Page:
‘Barking Blondes’ eye future successes after active year

Jo Good and Anna Webb in Pretty Things
Jo Good and Anna Webb in Pretty Things

It has been quite a year for dog lovers Jo Good and Anna Webb.

With the help of their beloved canine companions Molly and Matilda, Jo and Anna have starred on the radio, in print and, more recently, on The Alan Titchmarsh Show.

Before achieving success as a radio presenter for BBC London, Jo was born and raised in Horsham, and the pair visited the town centre tearoom Pretty Things earlier this month.

In front of an audience that spent much of the evening laughing at the duo’s lively tales, Jo and Anna discussed their year, highlighted by the release of their book, Barking Blondes.

They also participated in an animated question and answer session and signed copies of the book.

After the talk, Jo said: “The book came out in June and every single weekend since we’ve been at a dog show - selling our books, putting them in our boots in our Minis and moving on.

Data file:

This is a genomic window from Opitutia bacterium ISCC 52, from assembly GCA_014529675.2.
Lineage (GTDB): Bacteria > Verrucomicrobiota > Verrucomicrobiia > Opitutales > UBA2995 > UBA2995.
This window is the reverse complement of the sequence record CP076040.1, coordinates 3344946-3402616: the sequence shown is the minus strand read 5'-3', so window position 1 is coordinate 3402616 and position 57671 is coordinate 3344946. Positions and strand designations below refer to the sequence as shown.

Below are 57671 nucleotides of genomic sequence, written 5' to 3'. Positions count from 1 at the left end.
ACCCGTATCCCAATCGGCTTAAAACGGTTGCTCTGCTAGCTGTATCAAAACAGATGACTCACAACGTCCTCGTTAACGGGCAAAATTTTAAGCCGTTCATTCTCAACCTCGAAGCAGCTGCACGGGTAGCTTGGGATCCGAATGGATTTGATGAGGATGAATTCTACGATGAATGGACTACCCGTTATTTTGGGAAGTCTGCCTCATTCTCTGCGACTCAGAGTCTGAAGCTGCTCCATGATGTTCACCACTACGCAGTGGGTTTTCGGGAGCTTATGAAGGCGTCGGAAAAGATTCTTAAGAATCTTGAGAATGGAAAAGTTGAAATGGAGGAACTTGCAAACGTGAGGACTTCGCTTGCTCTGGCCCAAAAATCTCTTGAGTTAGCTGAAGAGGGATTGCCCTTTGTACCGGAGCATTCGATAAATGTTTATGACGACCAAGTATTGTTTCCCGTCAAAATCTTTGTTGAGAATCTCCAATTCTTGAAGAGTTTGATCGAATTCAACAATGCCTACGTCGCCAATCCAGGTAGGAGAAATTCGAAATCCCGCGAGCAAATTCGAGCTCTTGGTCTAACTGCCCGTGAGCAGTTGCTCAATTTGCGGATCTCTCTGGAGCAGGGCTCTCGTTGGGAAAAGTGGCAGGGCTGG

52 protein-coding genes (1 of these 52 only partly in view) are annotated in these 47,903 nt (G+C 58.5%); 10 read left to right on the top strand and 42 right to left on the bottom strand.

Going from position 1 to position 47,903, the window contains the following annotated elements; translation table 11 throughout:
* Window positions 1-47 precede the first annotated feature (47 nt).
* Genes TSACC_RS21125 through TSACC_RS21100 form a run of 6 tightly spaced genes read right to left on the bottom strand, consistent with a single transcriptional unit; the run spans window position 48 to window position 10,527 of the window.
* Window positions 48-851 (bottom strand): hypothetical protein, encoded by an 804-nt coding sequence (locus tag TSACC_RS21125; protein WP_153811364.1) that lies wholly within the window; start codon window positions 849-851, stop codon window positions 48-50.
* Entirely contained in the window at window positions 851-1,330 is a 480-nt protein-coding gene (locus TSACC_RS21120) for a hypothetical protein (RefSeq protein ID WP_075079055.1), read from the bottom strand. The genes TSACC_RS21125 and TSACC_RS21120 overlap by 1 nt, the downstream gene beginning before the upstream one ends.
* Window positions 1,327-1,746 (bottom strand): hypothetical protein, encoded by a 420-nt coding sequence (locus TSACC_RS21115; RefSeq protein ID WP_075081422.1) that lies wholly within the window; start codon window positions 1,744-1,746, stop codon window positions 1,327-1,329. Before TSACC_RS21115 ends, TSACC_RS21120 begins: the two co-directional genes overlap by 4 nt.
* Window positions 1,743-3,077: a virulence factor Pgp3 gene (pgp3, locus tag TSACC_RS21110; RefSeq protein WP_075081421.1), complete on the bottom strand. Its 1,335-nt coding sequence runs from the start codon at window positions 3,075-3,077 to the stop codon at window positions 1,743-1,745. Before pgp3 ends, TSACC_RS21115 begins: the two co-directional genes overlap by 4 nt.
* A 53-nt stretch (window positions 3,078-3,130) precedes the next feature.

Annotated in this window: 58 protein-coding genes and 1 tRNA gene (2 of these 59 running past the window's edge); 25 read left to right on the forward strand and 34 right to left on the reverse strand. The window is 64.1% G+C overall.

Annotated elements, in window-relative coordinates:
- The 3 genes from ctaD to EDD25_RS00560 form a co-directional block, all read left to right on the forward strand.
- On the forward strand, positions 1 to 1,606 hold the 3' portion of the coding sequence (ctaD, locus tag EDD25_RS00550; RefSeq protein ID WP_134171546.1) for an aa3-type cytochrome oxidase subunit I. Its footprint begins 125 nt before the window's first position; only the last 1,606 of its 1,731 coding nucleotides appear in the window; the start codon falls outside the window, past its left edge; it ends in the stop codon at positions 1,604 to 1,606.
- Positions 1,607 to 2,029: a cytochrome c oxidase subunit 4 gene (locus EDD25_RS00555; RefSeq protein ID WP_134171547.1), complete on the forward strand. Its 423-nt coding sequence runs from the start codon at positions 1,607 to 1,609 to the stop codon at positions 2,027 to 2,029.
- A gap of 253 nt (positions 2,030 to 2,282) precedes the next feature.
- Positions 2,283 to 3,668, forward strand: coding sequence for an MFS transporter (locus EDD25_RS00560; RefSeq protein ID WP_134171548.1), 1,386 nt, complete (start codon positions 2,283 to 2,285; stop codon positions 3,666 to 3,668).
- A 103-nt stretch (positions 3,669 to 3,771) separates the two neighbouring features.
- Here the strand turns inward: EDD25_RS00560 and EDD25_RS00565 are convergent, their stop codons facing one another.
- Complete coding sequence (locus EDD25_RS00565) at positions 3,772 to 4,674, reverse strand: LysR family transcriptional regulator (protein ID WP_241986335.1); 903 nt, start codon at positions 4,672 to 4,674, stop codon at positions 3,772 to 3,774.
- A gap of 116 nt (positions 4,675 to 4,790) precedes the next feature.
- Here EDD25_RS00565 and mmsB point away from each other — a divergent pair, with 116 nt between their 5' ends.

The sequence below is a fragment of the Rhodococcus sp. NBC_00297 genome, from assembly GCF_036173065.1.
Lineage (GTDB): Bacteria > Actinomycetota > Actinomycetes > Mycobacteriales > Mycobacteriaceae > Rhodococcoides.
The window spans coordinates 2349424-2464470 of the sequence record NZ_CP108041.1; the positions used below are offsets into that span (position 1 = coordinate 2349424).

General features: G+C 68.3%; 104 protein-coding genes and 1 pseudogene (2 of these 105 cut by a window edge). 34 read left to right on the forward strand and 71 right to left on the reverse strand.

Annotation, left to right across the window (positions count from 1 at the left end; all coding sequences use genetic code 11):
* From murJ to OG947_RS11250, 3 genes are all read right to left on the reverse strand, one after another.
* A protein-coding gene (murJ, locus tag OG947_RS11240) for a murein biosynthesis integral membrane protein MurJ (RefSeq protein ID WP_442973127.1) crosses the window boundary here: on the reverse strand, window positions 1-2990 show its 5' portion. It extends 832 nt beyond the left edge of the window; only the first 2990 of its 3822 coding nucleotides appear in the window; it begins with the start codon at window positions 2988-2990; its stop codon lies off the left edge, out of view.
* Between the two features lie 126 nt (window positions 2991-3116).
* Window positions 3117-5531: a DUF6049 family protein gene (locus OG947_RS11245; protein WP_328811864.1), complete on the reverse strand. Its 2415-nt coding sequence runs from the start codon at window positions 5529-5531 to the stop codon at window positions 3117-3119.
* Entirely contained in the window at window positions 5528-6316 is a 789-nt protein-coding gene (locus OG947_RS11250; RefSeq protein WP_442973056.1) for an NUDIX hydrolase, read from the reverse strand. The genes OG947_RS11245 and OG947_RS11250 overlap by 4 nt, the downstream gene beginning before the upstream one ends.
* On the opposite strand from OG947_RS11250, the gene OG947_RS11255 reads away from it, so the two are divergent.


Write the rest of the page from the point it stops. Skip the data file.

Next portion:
“What we want now is a second book.”

Barking Blondes followed the glamorous lives led by Molly, Matilda and their doting owners.

The second book release promises to be more serious in tone than the first.

Anna said topics will include ‘diet, self-help, helping them live longer and how to cope when they die’.

She said: “We have got enough material.

“You get the sense of grief that happens when the dog leaves you, probably more so than some family members.

“We want them to stay around for as long as possible.”

Barking at the Moon, the duo’s popular radio show, has lured celebrities such as popstars Robbie Williams and Jessie J to talk about their love of all things dog.

And the pair have proven popular with viewers since making their television debut.

Jo said: “Alan Titchmarsh happened in the autumn and that was amazing, it has given us such a major boost.

“We always said ‘if only we could get a TV gig’.”

Jo and Anna will appear in the new series of the programme next month, and have been invited to judge at Crufts in March.

Jo, 58, grew up in Horsham, where some of her family still live, and attended Horsham High School for Girls.

She said: “I ran away from Horsham because I thought it was caught in a time warp, but now I’m back I really love it - people really do care about each other.

“I feel like I’m coming home.”